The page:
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Tim Challies

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September 10, 2013

I think I saw about half of Scotland yesterday. I am here to see the work of 20schemes, an organization dedicated to providing gospel churches for Scotland’s poorest. Scotland’s poorest tend to live in schemes, government housing that is free for the destitute or subsidized for the poor. Hundreds of thousands of Scots live in such housing and these neighborhoods extend through every Scottish city. Very few of them have churches where the gospel is believed, honored and preached.

We began our day in a scheme on the outskirts of Edinburgh. For ten years one young lady and her brother have been working with the young people in this scheme, even moving in to be a part of the community. She befriends the children, organizes sports and activities for them, and tells them about Jesus. Just a couple of days ago one of the children saw her mother die of a drug overdose; her care will now pass to her grandmother. Around 150 children attend the programs every week. There is no church in this scheme and no nearby church to send children to when they profess faith in Christ. She has a growing number of children asking about the gospel and showing interest in it, but no church there and no pastor. It was a joy to see her joy, it was a blessing to see her serving, but sad to know that there is no church nearby.

From Edinburgh we headed to the city of Dundee, a working-class town traditionally built around the textile industry. It has a significant Roman Catholic population that came in a wave of Irish immigration. There in the heart of a great neighborhood is a church building that has not housed a congregation for over 20 years. The building could easily house 100 or 200 people, just as it did in its glory days. Today it provides a location for some clubs and activities, but there have not been worship services there for many years. A nearby gospel-loving church has made a commitment to continue to support the building, to pay for its maintenance, to keep it open, even to provide some funding for a plant. But again, there is no pastor. 20schemes is partnering with this church to look for a team of people who will settle in the scheme, who will become part of the community, and who will preach the gospel. In Toronto and so many other places we have planters with no buildings; in the schemes there are buildings with no planters.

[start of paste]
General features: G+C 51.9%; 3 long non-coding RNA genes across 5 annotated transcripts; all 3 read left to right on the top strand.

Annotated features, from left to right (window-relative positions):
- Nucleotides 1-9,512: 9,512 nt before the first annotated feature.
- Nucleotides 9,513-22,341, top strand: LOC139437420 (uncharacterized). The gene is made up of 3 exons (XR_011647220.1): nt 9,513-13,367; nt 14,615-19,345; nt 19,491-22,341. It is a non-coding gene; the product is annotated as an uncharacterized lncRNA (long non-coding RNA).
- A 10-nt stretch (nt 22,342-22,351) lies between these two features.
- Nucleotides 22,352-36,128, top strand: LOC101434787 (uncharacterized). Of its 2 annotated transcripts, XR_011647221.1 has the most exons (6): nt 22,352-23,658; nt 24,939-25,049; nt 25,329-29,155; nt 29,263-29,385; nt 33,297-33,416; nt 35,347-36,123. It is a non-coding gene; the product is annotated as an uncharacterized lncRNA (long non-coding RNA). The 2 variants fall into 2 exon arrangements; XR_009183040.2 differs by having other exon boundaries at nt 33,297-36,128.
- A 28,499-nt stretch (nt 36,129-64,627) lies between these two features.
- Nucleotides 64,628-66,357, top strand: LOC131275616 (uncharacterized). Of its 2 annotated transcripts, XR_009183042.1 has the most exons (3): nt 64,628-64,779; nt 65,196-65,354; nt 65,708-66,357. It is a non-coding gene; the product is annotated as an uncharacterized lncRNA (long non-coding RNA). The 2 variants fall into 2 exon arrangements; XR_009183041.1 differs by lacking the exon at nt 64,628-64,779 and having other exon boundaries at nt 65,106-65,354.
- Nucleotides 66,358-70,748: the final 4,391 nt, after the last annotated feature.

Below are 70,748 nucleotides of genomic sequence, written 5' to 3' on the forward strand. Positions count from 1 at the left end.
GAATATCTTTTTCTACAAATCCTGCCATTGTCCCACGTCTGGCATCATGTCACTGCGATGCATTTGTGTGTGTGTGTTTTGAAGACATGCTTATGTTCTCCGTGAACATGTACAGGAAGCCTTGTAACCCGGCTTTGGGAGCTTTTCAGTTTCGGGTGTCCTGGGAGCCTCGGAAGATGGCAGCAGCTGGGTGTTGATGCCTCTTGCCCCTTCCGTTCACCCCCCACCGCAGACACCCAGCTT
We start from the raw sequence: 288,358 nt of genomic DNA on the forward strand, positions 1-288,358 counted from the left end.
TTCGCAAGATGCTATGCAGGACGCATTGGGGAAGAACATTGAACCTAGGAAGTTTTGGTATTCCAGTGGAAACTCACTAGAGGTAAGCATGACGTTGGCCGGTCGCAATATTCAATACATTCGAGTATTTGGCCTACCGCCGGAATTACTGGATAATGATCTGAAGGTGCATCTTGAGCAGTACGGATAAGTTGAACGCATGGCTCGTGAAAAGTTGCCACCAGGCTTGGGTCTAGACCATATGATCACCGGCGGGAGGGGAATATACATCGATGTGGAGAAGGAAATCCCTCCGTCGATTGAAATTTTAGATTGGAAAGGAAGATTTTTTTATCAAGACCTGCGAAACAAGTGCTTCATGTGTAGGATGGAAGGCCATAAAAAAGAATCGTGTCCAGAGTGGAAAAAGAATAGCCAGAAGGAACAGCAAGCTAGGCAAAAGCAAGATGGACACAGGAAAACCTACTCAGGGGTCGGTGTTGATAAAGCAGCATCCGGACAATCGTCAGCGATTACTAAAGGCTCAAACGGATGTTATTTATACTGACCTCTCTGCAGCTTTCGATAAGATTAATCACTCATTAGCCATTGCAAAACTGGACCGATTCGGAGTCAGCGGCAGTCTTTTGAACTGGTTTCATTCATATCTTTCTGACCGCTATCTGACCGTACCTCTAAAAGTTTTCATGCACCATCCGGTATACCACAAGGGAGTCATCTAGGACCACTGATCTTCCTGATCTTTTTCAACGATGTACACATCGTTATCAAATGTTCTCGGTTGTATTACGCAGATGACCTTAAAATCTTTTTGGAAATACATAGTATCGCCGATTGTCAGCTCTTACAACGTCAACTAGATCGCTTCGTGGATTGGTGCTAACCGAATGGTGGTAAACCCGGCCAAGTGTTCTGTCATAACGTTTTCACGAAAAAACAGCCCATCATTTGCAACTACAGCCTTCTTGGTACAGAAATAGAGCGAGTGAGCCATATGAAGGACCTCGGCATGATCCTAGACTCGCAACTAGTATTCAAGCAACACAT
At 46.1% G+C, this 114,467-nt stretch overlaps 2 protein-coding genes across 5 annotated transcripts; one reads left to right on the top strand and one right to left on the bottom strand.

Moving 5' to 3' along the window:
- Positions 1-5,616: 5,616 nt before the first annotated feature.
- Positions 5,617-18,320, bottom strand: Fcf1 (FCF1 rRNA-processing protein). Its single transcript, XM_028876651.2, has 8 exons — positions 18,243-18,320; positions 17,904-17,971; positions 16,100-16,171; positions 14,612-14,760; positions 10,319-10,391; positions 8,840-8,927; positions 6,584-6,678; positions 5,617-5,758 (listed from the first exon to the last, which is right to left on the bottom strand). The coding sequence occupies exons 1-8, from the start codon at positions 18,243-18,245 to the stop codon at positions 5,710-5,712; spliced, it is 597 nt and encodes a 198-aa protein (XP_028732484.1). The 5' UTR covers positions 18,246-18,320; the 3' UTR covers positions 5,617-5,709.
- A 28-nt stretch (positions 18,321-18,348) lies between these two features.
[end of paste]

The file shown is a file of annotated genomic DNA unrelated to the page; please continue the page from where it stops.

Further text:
We left Dundee and drove to Glasgow, Scotland’s biggest city and the city with the highest population settled in schemes. And here we met two young men who, along with their wives, are caring for the kids in one of these schemes. Just like that young lady in Edinburgh, they lead the children in games and activities and they tell them about Jesus. And just like her, they do not have a solid church to direct the children to. A Church of Scotland building houses the activities; its sanctuary has seating for 600 or 700 people, but today only 40 or 50 attend on a Sunday. There is no pastor and if one is ever assigned, it is unlikely, based on the condition of the Church of Scotland, that he will know or preach the gospel.

September 09, 2013

I have not traveled often beyond the North American continent, but when I do, the truest joy is not in seeing the sites or getting a glimpse of the culture. The truest joy is in worshipping with fellow believers. Last fall I was able to worship with Christians in Dubai and India and was deeply moved. Yesterday, on this vision trip with 20schemes, I worshipped at two different churches in two different cities in Scotland and they highlighted both the past and the future of what Christians are trying to accomplish here.